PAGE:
CIA Takes Blame for Bay of Pigs
February 23, 1998
The Associated Press

NEW YORK (AP) - Ignorance, incompetence and arrogance. That's the CIA's own assessment of its faults in the 1961 Bay of Pigs debacle. Small wonder that the spy agency guarded one of the Cold War's most secret documents so jealously for so long.

The 150-page report, released after more than three decades in the CIA director's safe, blamed the disastrous attempt to oust Fidel Castro not on President John F. Kennedy's failure to back the invaders with air strikes, but on the agency itself.

The CIA's ignorance, incompetence, and arrogance toward the 1,400 Cuban exiles it trained and equipped to mount the invasion was responsible for the fiasco, said the report, obtained by The Associated Press on Saturday.

"The fundamental cause of the disaster was the agency's failure to give the project, not withstanding its importance and immense potentiality for damage to the United States, the top-flight handling which it required,'' the report said.

The top secret document, released by the agency in response to a Freedom of Information Act request late last week, criticized almost every aspect of the CIA's handling of the invasion: misinforming Kennedy administration officials, planning poorly, using faulty intelligence and conducting an overt military operation beyond "agency responsibility as well as agency capability.''

Few of the CIA personnel helping train the exiles for the invasion spoke Spanish, yet "the agency reduced the exiled leaders to the status of puppets." Some CIA agents "treated the Cubans like dirt."

Despite U.S. news articles linking the United States with a plan to invade Cuba, the $46 million project went forward under the "pathetic illusion'' of deniability, the report said.

Castro's forces easily turned back the April 1961 assault at the Bay of Pigs, killing 200 rebel soldiers and capturing 1,197 others, who were later turned over to U.S. authorities.

The fiasco at the swampy, mosquito-ridden inlet on Cuba's southern coast was a watershed for the spy agency, puncturing the air of invincibility it had acquired with its successes in helping topple Iran's president in 1953 and Guatemala's leader in 1954.
It was also a major foreign policy disaster for the Kennedy administration, tarnishing its "Camelot'' sheen and reducing its 43-year-old president to tears the morning of April 19, when the scale of the disaster became clear.

"How could I have been so stupid?'' Kennedy later told his advisors.

While the defeat sobered Kennedy, it also apparently hardened his determination to get rid of Castro. Within months, his administration would step up plans to assassinate the Cuban leader, with some of schemes involving Mafia figures whose business interests on the Caribbean island were shut down after Castro took power in 1959.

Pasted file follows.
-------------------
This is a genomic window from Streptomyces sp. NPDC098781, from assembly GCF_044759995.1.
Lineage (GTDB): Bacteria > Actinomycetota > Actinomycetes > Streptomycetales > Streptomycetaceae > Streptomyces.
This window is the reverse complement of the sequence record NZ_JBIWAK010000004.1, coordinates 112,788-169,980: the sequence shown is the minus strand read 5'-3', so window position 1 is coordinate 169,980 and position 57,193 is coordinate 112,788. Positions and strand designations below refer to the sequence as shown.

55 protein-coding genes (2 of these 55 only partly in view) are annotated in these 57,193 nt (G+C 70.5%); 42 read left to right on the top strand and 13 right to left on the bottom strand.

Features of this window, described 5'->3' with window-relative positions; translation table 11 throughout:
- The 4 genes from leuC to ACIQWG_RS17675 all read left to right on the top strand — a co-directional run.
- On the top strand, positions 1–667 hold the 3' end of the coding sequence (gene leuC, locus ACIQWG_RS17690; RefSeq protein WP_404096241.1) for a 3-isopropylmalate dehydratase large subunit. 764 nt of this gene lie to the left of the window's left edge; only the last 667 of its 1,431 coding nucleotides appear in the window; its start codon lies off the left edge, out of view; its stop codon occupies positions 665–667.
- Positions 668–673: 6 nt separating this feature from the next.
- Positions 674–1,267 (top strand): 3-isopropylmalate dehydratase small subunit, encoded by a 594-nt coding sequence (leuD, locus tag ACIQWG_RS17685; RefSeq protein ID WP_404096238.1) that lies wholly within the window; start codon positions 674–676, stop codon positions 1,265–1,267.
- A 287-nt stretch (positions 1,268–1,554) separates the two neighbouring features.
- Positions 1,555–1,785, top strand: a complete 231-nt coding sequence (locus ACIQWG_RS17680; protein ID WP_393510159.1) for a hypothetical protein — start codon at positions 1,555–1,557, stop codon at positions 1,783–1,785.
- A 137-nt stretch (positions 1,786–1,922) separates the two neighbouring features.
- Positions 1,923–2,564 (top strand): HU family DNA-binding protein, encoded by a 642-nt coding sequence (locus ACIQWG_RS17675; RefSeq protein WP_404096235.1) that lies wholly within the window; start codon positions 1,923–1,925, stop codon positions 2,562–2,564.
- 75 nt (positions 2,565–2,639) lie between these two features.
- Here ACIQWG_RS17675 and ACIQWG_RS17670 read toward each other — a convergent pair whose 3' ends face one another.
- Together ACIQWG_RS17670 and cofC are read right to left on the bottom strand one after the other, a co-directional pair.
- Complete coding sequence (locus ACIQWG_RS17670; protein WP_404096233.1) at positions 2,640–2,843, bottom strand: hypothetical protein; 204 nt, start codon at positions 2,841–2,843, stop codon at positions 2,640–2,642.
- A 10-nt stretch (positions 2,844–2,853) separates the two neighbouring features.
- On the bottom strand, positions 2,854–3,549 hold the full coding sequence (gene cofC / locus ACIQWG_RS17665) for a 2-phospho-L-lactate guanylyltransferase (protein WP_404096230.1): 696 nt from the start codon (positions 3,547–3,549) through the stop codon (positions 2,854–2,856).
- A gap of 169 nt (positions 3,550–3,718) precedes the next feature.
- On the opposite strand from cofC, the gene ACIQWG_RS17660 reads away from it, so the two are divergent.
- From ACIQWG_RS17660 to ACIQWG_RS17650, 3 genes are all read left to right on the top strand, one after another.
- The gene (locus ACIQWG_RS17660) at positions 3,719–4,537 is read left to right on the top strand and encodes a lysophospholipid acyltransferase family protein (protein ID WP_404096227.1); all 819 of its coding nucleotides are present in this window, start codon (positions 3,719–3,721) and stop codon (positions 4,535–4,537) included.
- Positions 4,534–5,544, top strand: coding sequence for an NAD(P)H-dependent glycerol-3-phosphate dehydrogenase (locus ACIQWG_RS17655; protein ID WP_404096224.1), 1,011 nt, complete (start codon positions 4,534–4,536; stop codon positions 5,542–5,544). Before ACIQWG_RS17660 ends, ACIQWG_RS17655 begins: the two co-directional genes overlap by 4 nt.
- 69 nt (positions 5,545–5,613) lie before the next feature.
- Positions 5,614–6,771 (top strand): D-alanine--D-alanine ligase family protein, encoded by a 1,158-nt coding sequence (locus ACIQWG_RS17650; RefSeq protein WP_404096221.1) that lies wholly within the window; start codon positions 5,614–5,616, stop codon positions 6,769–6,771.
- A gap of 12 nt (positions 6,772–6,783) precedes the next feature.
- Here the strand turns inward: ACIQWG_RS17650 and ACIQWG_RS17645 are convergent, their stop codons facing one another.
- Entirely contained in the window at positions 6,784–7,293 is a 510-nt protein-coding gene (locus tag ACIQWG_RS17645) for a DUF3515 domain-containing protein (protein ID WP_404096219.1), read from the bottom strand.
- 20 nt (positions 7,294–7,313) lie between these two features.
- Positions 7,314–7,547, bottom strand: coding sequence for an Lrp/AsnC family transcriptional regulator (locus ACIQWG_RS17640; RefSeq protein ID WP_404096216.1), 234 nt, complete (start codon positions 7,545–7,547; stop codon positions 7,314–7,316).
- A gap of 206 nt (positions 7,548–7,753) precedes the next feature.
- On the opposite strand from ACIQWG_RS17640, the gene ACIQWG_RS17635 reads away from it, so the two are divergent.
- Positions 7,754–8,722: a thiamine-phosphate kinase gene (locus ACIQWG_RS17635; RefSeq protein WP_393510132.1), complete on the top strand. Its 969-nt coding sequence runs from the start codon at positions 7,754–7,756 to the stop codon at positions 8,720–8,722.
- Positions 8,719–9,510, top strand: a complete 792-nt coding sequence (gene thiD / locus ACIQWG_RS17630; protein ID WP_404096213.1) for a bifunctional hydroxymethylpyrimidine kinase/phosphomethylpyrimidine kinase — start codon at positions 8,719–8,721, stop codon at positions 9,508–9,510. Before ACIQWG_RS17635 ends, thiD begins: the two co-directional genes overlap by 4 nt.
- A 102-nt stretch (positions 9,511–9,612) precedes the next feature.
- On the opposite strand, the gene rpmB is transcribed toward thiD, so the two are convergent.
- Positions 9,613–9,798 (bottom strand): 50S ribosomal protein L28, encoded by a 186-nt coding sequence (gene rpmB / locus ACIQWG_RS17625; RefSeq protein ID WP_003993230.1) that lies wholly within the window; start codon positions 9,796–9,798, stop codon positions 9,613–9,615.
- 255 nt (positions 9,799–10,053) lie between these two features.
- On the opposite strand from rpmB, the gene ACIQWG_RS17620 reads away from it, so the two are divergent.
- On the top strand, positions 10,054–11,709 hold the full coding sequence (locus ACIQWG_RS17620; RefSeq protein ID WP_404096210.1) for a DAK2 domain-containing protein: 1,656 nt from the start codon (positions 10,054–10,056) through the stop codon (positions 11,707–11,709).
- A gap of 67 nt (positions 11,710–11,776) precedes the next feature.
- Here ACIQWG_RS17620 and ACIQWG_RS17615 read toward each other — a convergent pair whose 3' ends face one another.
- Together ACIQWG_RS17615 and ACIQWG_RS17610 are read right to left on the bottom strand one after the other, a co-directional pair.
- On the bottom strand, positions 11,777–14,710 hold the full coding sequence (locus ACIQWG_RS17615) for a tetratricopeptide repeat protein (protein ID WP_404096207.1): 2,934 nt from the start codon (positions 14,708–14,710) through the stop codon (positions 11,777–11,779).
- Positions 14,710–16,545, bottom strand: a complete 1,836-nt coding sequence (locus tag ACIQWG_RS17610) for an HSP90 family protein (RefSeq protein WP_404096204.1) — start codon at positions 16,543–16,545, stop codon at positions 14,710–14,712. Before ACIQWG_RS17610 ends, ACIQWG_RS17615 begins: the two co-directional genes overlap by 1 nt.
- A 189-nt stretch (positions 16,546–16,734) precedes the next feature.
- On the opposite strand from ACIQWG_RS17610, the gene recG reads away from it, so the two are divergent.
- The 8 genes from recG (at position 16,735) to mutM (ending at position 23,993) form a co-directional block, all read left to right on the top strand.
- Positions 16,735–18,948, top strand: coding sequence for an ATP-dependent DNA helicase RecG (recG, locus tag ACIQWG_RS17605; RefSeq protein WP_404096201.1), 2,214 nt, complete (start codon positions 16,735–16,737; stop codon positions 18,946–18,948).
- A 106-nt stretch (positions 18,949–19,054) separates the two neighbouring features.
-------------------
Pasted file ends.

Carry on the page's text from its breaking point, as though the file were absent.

In the aftermath of the debacle, many CIA officials and Cuban exiles said Kennedy's failure to approve air strikes to back up the sea borne rebels doomed the invasion.

But the October 1961 report, by CIA Inspector General Lyman Kirkpatrick, placed the blame directly on CIA leaders, saying they had "failed to advise the president, at an appropriate time, that success had become dubious and to recommend that the operation therefore be canceled."

Accusing Kennedy of timidity by not calling in air strikes overlooked a more fundamental problem, the report said.

"If the project had been better conceived, better organized, better staffed and better managed, would that precise issue ever have  had to be presented for presidential decision at all? And would it have been presented under the same ill-prepared, inadequately brief circumstances?''

The report's conclusions so outraged CIA officials that all but one of the 20 copies produced was destroyed.

CIA officials feared that if the document leaked, it could provoke crippling public criticism of the agency. "In unfriendly hands, it can become a weapon unjustifiably (used) to attack the entire mission, organization, and functioning of the agency,'' CIA deputy director C.P. Cabell wrote in a Dec. 15, 1961, memorandum.
Cabell also criticized Kirkpatrick, noting caustically that a survey almost as long as the report itself would be required to "note inaccuracies, omissions, distortions, unsupported allegations, and many erroneous conclusions.''
For years, the sole remaining copy of the report sat in a safe in the CIA director's office. It was released late last week in response to a FOIA request by the National Security Archive, a non-profit group in Washington.

Peter Kornbluh, a senior analyst at the Archive, said tardy disclosure of the report had deprived the public of key information about the conduct of U.S. foreign policy.

"Had it been declassified years ago instead of hidden in secrecy, it would have changed the public debate over covert operations - against Cuba and elsewhere,'' he said.

While the report is a withering account of institutional hubris and incompetence, it also portrayed the human cost of the debacle.

After months of training in Guatemala, the exile force was transferred by ship to the Bay of Pigs. But air strikes two days before the April 17 landing had failed to take out Cuban fighter planes and the hoped-for uprising against Castro on the island didn't materialize when the rebels began moving ashore.

As Castro's soldiers closed in and it became clear there would be no further air strikes, the exile force's commander became desperate, according to messages to the command ship offshore that are quoted in the report. "Why has your help not come?" he asked.

Soon, came the final message: "Am destroying all equipment and communications. Tanks are in sight. I have nothing to fight with. Am taking to woods. I cannot--repeat--cannot wait for you." AP-NY-02-22-98 1716EST